FL - Red tide is blooming in Southwest Florida after Hurricane Ian. Will it reach Tampa Bay?
Blooms were detected in 18 water samples across four counties last week.
In October 2017, about one month after Hurricane Irma wreaked havoc on Florida, researchers detected the initial whispers of red tide.
It first appeared, as harmful algal blooms normally do, in trace amounts. A little bit here, a little bit there.
But by the second month after Irma’s landfall, right around November, red tide had peaked in the Charlotte Harbor area, where it spread, it smelled and it stuck around. Federal ocean scientists referred to the event as “unusually persistent” — it ultimately flowed north to the Panhandle and over to the Atlantic Coast.
With Hurricane Irma then, and Ian now, scientists are trying to piece together what impact storms have on red tide. They know the storms don’t cause red tide (the organism typically originates offshore, and then is pushed east toward land). But hurricanes may contribute to red tide’s intensity and location based on which way the current or wind moves water and, crucially, what’s in that water.
“The real question is going to be: With all the runoff stirring up all the sediments, how will Hurricane Ian influence red tide development — will it make it worse? Will it make it last longer?” asked Michael Parsons, director of the Water School at Florida Gulf Coast University. “That’s the big question.”
It’s an important question for Tampa Bay, where red tide is becoming too close for comfort. Bloom concentrations were detected in 18 water samples across Southwest Florida last week: four in Sarasota County, nine offshore of Charlotte County and five offshore of Lee County, according to the latest Florida Fish and Wildlife Conservation Commission data.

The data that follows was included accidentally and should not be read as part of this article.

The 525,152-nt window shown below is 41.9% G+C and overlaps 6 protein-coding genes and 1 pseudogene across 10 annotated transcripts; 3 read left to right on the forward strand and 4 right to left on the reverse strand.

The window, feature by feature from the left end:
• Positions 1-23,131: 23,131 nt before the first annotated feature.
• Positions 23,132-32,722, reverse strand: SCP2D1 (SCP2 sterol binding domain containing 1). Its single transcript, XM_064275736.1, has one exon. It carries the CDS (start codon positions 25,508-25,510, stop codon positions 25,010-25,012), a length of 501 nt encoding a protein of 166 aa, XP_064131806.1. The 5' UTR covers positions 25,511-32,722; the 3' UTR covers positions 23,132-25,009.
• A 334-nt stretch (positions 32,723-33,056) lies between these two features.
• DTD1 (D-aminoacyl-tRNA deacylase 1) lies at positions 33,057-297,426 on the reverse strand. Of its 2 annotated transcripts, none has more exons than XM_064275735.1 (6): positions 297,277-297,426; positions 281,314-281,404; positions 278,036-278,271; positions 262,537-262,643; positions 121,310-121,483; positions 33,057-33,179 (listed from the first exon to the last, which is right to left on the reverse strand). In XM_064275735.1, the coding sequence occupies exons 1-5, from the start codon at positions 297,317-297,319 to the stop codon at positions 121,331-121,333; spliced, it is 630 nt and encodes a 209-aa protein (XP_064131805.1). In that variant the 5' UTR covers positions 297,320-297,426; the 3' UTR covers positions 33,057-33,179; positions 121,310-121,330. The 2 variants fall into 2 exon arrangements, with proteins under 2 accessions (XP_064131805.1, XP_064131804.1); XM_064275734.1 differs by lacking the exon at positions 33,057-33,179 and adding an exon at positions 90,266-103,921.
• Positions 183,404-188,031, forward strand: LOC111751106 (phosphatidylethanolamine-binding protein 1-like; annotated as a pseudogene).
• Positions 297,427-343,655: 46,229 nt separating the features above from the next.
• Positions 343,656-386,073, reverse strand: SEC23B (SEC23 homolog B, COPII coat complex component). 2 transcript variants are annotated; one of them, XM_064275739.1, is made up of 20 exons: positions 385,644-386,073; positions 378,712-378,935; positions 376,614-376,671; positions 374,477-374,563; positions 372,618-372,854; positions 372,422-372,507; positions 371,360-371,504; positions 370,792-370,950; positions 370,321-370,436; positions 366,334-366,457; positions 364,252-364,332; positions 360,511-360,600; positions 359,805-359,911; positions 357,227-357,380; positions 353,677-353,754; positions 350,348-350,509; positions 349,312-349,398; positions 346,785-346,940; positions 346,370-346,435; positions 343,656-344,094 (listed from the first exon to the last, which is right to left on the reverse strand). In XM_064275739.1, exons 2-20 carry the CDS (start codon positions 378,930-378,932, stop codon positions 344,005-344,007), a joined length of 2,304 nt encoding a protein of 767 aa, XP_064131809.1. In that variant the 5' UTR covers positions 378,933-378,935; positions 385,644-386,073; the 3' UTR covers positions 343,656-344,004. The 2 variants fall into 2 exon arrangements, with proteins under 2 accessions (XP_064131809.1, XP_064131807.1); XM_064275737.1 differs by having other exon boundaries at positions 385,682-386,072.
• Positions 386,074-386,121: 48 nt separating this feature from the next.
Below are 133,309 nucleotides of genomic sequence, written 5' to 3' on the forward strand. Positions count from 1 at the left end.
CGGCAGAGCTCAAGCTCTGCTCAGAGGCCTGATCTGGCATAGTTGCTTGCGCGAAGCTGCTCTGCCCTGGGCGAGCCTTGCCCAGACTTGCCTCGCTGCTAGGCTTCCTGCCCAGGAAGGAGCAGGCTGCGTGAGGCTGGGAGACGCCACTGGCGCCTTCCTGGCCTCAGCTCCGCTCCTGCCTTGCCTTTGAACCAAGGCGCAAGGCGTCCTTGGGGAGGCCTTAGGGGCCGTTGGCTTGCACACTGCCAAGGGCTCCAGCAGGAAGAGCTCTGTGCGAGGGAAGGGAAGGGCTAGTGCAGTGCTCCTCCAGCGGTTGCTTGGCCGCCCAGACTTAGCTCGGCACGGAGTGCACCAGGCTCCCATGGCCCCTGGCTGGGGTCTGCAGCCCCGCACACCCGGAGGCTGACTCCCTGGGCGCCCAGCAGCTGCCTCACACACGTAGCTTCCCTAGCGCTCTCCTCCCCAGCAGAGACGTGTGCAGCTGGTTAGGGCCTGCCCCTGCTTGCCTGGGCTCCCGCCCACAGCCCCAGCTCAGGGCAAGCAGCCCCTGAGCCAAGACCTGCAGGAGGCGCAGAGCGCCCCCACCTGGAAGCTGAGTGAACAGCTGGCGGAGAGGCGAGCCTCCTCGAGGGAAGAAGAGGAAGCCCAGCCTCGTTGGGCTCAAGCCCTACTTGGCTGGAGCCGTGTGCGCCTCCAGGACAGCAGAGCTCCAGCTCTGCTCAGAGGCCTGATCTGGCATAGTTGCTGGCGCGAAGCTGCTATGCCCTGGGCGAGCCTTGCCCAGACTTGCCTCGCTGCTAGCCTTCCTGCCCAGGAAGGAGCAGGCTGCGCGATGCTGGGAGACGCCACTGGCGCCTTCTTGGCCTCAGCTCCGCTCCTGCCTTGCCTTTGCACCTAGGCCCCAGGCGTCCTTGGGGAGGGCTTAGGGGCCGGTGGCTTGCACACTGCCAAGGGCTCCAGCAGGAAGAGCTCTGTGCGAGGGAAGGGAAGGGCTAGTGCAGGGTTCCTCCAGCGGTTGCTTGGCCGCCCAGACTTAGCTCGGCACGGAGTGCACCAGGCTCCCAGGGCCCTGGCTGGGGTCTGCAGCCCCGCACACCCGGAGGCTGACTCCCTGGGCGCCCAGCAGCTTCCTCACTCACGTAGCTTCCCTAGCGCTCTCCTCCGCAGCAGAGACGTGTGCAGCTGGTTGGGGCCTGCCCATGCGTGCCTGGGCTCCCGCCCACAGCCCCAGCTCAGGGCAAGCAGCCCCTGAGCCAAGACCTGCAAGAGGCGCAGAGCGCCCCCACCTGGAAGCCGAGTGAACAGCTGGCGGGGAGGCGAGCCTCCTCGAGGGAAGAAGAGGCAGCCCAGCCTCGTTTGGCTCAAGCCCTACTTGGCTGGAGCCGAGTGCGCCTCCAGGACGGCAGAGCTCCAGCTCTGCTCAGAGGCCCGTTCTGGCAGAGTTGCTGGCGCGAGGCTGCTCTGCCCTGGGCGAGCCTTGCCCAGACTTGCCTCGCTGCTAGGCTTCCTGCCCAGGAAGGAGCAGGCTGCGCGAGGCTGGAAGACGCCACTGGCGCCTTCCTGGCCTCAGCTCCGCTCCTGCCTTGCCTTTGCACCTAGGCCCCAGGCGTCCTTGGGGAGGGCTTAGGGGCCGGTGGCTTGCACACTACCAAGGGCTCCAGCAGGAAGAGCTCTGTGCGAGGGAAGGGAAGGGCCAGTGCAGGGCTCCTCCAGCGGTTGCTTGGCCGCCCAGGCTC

At least one report of somebody having trouble breathing, likely because of red tide, was documented last week in Sarasota County, according to the commission.
The latest red tide forecasts from the University of South Florida show very low concentrations of the red tide-causing karenia brevis drifting north from the Sarasota area over the next few days. But whether red tide will make it to Tampa Bay remains unclear, according to Kate Hubbard, director of the Florida Fish and Wildlife Conservation Commission’s Center for Red Tide Research.
“Each year is different, and the uncertainty with hurricane impacts make it extremely difficult to predict more than a few days out,” Hubbard wrote in an email. “At the present time, it’s hard to say whether the cells we are seeing now will remain localized.”
It’s also hard to say what impact the billions of gallons of runoff left in Ian’s wake will have on red tide formation, according to Hubbard. Karenia brevis can feed on a diversity of nutrients and use them as fuel. But too much freshwater can also deter red tide because its organism survives best in saltier marine environments. In short, Ian’s runoff doesn’t cause red tide, but can intensify it if algae cells are already present.
On Sept. 30, two days after Ian’s landfall, satellite imagery captured murky runoff accumulating in the middle-lower Tampa Bay area after rainfall flooded from the bay’s tributaries, according to visuals provided by Chuanmin Hu, a professor of optical oceanography at the University of South Florida. The root beer-like color originates from discharges from waterways like the Little Manatee and Alafia rivers, and other runoff, Hu said.